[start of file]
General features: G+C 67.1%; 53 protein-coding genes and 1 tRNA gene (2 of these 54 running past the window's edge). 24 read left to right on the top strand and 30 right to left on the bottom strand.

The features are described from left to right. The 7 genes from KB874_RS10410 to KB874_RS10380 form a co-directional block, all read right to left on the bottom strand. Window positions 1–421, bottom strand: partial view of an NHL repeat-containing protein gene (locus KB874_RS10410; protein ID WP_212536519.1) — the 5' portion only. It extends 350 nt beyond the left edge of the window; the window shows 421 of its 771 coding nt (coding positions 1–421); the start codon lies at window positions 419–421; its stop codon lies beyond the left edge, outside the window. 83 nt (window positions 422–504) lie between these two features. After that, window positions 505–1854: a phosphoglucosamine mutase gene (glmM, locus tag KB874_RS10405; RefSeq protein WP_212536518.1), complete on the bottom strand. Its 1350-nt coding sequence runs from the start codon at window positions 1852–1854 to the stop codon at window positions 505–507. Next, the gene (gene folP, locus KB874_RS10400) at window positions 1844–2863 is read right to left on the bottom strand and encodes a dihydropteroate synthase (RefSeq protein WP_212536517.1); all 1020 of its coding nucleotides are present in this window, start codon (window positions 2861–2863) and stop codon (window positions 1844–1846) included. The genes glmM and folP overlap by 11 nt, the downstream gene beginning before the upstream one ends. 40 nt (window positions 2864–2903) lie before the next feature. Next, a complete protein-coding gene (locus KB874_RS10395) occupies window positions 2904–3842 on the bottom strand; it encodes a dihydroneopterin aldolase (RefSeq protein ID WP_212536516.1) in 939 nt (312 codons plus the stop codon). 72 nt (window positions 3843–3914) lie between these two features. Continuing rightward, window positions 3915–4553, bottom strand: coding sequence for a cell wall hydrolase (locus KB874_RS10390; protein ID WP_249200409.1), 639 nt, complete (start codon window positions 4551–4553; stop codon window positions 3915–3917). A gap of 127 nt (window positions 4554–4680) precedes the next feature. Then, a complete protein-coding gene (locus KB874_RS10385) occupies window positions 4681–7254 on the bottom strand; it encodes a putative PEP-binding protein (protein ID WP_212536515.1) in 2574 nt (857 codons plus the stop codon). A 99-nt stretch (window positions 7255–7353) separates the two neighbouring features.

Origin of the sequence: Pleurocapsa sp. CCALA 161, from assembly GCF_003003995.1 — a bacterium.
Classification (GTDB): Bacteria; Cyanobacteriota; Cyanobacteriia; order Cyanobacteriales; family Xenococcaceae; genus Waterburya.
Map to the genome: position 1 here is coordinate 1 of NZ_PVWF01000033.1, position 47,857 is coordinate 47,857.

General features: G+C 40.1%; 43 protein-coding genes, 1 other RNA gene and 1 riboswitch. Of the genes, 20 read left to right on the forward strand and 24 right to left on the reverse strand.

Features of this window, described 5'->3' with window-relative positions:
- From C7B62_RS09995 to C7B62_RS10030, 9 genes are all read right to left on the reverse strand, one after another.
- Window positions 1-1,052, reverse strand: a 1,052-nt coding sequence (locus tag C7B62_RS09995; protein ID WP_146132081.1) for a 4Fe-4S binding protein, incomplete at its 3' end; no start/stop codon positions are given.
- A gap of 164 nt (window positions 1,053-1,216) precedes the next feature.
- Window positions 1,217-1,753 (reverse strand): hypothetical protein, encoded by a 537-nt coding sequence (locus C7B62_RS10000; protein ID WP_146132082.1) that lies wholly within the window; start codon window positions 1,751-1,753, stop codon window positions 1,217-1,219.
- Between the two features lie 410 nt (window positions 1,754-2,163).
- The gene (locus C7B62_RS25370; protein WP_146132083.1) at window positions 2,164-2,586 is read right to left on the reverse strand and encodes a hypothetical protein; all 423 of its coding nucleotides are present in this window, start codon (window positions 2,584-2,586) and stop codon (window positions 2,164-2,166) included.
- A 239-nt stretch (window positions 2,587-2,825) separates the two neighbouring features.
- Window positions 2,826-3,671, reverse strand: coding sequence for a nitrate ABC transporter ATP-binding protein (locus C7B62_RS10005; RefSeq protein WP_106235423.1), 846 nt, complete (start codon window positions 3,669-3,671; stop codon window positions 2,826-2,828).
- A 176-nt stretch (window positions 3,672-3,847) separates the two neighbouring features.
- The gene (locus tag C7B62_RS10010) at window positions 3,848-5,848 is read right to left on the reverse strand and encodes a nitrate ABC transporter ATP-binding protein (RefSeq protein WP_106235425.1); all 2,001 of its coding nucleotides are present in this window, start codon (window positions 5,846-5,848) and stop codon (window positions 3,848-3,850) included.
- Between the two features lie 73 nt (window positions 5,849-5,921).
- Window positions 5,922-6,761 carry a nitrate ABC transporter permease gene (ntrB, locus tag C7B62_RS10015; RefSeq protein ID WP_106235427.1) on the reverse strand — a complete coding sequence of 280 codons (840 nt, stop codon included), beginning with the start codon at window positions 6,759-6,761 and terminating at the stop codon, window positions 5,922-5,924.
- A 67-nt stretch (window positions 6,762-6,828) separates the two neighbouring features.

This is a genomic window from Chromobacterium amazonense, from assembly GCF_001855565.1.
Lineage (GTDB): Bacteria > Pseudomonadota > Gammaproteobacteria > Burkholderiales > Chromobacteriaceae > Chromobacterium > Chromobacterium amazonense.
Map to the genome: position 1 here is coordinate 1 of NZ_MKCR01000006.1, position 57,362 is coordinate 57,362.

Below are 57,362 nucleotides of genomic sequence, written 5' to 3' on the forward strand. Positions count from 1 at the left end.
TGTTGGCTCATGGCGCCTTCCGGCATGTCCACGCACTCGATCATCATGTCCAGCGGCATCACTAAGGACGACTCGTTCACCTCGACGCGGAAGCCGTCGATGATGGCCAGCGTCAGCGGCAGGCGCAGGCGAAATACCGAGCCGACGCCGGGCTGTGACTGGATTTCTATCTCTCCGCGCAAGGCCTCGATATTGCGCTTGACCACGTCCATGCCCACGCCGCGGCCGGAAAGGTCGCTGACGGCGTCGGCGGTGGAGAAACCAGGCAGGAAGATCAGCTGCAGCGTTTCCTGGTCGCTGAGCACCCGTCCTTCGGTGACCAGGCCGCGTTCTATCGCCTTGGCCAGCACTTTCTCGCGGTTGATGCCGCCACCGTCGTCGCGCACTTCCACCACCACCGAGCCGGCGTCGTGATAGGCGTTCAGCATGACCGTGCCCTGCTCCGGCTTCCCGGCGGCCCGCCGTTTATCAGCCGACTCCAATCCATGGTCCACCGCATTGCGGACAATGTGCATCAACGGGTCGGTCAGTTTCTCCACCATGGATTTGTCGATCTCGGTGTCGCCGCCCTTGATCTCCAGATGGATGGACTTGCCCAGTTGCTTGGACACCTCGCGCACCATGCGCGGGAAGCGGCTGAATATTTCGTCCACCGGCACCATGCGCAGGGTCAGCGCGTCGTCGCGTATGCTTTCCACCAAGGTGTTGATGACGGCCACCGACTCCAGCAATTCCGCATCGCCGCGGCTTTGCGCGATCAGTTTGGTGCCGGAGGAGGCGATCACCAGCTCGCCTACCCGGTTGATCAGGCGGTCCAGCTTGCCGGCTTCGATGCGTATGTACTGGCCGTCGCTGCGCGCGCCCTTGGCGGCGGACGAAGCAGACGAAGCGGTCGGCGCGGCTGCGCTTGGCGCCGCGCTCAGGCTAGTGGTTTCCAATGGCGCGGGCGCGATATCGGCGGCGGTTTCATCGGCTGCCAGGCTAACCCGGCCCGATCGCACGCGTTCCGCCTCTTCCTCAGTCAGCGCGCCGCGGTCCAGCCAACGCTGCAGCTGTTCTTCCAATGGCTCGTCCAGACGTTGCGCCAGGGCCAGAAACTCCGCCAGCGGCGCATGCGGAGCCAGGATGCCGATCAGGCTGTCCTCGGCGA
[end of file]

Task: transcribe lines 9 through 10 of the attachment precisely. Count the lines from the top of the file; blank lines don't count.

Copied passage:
- Window positions 1-1,052, reverse strand: a 1,052-nt coding sequence (locus tag C7B62_RS09995; protein ID WP_146132081.1) for a 4Fe-4S binding protein, incomplete at its 3' end; no start/stop codon positions are given.
- A gap of 164 nt (window positions 1,053-1,216) precedes the next feature.